© David Gennard, The University of Manchester
Blue sky in the morning, the mice are sleeping, blue sky at night, the mice ignite
Our body is influenced by a great many things in our environment, and, as strange as it may seem, one of them is colour. Scientists at the University of Manchester have indeed discovered that the colour of light has an impact on how our body clock measures the time of day.
How did they go about proving it ? With mice of course ! They started out by noticing that light is bluer during twilight than during the day. They then exposed mice to various changes in lighting and recorded their electrical activity. Thanks to this experience, they found that cells were more sensitive to changes from blue to yellow than to changes in brightness. In the final phase, the scientists created an artificial sky, placed the mice underneath it for a few days, and measured their body temperature. When the sky became dark blue, just after nightfall, their body temperature reached its peak, which is normal for nocturnal animals. But when only the brightness of the sky was changed, the mice became more active before dusk. In other words, their body clock wasn't in sync with the day night cycle.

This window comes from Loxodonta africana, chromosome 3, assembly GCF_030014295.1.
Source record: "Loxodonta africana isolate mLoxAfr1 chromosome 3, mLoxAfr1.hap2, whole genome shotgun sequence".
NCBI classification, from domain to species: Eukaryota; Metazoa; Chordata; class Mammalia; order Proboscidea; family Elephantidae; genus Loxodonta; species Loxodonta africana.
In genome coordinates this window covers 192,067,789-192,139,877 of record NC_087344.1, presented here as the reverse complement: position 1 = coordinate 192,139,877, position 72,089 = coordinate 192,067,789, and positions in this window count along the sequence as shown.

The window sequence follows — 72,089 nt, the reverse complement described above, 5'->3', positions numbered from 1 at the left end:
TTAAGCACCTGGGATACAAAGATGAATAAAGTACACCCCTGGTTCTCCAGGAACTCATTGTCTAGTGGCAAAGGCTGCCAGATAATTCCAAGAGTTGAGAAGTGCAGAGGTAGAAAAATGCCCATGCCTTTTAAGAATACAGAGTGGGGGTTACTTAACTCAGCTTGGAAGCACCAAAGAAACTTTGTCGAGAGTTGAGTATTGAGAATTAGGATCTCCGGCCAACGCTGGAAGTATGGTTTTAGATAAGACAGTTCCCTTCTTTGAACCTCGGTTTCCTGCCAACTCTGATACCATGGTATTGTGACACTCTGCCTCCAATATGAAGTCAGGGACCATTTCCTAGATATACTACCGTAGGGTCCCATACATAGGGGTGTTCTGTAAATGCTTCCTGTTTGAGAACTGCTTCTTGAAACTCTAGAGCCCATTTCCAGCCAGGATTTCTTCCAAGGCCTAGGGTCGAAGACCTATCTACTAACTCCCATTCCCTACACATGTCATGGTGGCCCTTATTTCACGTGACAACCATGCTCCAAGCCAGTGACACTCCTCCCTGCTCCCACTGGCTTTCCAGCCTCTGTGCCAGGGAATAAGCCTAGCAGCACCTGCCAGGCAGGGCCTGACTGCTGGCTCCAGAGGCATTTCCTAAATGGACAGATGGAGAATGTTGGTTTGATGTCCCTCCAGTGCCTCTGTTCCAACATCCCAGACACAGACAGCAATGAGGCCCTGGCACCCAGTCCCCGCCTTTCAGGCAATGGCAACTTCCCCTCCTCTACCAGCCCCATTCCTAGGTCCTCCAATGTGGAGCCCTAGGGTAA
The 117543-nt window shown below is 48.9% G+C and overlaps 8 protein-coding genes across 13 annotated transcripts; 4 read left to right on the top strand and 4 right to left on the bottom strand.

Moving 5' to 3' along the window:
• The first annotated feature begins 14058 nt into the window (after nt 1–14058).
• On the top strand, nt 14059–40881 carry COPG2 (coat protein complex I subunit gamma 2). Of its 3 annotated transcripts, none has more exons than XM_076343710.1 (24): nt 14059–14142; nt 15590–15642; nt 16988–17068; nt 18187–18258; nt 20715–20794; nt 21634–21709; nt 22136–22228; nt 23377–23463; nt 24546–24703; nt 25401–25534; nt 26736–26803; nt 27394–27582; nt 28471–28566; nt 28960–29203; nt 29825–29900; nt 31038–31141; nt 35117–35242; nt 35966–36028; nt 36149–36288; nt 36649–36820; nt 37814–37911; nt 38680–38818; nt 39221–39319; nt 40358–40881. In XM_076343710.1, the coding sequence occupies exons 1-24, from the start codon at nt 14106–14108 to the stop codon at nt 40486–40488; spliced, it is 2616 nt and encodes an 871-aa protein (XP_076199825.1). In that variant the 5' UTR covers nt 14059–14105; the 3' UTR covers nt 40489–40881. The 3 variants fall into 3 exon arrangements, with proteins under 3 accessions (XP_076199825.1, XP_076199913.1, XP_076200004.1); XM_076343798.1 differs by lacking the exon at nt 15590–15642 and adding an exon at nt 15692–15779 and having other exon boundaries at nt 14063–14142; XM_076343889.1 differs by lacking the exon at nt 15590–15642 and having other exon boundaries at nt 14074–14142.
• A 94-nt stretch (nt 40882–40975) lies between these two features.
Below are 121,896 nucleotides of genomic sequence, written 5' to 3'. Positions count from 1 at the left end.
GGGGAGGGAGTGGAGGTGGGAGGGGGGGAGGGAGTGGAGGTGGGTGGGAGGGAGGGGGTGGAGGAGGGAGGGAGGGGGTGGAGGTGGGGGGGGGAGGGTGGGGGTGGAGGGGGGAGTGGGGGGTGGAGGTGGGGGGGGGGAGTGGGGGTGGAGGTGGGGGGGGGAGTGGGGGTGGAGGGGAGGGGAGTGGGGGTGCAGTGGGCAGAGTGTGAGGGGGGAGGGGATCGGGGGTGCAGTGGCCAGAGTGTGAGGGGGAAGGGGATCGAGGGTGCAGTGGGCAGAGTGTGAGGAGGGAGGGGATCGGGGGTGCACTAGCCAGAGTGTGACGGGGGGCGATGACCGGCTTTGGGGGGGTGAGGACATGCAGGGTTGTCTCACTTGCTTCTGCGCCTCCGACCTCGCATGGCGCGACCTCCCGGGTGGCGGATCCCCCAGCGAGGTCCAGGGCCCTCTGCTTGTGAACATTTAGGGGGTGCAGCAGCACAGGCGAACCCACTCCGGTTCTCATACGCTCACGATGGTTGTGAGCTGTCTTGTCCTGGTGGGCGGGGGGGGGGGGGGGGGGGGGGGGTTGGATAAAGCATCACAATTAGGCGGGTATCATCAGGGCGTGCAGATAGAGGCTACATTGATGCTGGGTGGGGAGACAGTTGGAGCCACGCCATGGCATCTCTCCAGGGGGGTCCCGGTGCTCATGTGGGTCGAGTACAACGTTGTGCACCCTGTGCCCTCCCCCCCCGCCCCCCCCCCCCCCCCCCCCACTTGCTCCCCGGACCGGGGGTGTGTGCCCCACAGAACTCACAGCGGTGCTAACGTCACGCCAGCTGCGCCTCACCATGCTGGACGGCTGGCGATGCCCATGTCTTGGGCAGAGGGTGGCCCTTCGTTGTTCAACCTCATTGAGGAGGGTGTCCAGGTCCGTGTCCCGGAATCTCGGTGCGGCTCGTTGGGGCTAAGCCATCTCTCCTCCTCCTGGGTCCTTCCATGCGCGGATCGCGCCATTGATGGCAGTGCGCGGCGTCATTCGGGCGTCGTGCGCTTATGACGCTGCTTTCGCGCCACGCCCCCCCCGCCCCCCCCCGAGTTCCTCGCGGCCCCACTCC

Dr Timothy Brown from the Faculty of Life Sciences led the research: " What's exciting about our research is that the same findings can be applied to humans. So in theory colour could be used to manipulate our clock, which could be useful for shift workers or travelers wanting to minimise jet lag. "
This article and its reviews are distributed under the terms of the Creative Commons Attribution 4.0 International License, which permits unrestricted use, distribution, and redistribution in any medium, provided that the original author and source are credited.